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Now it's up to Uribe to show Sox were right
By Scot Gregor | Daily Herald Columnist
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Published: 11/8/2007 12:28 AM

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With the White Sox, you just have to expect the unexpected.

The latest surprise came Wednesday, when the Sox announced that shortstop Juan Uribe is coming back for another year.

Yes, that is the same Uribe who finished the 2007 season tied for the worst on-base percentage (.284) in major-league baseball. Seattle's Jose Lopez and Kansas City's Tony Pena Jr. also had a .284 OBP.

As for his .234 batting average, Uribe ranked second-to-last in the American League, trailing only Minnesota's Nick Punto (.210).

Simply put, the 29-year old infielder was a bad player on an equally bad White Sox team.

But, unlike Paul Konerko, Jermaine Dye, A.J. Pierzynski and just about everybody else in the Sox' starting lineup, Uribe's struggles cannot be dismissed as a blip.

After batting .284 in 2004, his first season on the South Side, Uribe's average has dropped to .252 to .235 to .234.

Yes, he did tie his career high with 34 walks in '07, but Uribe's surprising discipline was canceled out by his 112 strikeouts.

Even before they finished with their worst record (72-90) since 1989, the White Sox talked and talked about how they needed to find players capable of handling the bat.

The Sox also talked about the need to add some speed, and Uribe is coming off a season where he stole a grand total of one base in 10 attempts.

True, it's not easy finding quality shortstops. And if the White Sox are waiting for one of their minor-leaguers to develop, they might as well have given Uribe a 10-year contract rather than the one-year, $4.5 million deal he agreed to Wednesday.

Edgar Renteria was out there, but AL Central rival Detroit landed the five-time all-star in a trade from Atlanta shortly after the World Series ended.

David Eckstein is a free agent after batting .309 with St. Louis. Maybe the Sox think he is too old -- the scrappy Eckstein turns 33 on Jan. 20 -- or too pricey.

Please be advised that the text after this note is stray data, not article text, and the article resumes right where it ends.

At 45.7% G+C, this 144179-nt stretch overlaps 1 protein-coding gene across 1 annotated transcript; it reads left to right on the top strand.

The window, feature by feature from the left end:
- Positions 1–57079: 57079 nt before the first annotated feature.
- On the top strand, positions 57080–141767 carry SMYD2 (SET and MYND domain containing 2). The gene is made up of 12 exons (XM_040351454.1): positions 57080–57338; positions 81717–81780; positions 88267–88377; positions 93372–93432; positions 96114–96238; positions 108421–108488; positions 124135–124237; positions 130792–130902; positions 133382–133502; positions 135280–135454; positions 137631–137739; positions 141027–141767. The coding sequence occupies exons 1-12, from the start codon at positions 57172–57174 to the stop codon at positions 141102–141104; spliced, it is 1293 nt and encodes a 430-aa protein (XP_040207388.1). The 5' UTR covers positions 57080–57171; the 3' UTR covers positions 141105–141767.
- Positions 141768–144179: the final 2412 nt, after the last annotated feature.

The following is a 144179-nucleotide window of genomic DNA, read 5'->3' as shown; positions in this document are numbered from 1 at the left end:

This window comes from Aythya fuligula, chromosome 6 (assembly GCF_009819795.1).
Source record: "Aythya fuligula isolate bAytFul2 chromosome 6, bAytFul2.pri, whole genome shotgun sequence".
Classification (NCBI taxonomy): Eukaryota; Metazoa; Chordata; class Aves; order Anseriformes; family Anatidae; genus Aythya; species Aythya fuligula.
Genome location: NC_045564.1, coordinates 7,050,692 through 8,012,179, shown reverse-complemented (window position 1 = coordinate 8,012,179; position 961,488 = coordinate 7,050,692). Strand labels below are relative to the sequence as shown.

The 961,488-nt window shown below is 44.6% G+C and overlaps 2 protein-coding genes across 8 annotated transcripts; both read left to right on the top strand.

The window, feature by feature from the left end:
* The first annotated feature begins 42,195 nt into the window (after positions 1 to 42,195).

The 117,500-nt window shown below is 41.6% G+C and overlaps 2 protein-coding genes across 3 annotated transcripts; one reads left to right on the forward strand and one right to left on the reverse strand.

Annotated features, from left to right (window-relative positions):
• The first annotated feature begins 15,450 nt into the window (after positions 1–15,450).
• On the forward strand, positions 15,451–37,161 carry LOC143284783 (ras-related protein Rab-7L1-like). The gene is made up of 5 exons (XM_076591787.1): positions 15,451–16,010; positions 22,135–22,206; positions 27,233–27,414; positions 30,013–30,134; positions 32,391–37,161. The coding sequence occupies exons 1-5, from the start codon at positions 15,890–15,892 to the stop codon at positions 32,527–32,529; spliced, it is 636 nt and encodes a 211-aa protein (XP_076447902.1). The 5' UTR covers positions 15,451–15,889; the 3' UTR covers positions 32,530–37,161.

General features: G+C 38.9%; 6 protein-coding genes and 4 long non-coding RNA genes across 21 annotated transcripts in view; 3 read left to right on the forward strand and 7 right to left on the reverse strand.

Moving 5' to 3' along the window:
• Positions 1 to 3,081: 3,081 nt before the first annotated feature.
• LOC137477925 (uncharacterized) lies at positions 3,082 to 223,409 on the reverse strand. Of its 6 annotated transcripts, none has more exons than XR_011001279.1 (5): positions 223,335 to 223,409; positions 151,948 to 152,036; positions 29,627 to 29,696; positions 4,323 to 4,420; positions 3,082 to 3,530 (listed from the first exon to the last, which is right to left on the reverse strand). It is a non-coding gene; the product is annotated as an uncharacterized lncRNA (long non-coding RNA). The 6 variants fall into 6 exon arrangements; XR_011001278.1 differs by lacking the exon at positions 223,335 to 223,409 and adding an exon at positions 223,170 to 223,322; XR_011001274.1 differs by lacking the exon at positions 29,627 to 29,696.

No matter the reasoning, it sure looks like they are going to stick with Uribe for at least another year.

But with the White Sox being the White Sox, maybe general manager Kenny Williams trades Uribe and winds up with Miguel Tejada. Or Jack Wilson. Or Khalil Greene.

Remember, it was Williams who dealt popular center fielder Aaron Rowand to Philadelphia for Jim Thome less than a month after winning the World Series in 2005.

Williams also traded Brandon McCarthy to Texas last winter after the lanky right-hander was widely christened as the Sox' future No. 1 starter.

Since taking over as GM seven years ago, Williams also has stuck his neck out by letting Frank Thomas and Magglio Ordonez depart as free agents and trading Carlos Lee.

He is going to take similar heat for sticking with Uribe, but Williams is deft when it comes to tuning out negative reaction, whether it comes from the media, fan base or both.

Maybe this is just another case of being loyal to a player who helped the Sox win their first World Series in 88 years.

For as much as his overall game has slipped since 2005, Uribe still is blessed with one of the better throwing arms in the game. Only Tejada (65) and Cleveland's Jhonny Peralta (58) have hit more home runs than Uribe (64) over the past three seasons.

Who knows, maybe Uribe will stay out of trouble this winter and shed the 10-15 pounds needed to regain his former stature.

When he came to the Sox from Colorado in a trade four years ago, Uribe's attitude was the biggest concern.

Don't worry about that, he has been a very good fit in the clubhouse and Uribe interacts quite well despite speaking limited English.

But do worry about what Uribe has done in the recent past, and apparently will do in 2008 as the White Sox' starting shortstop.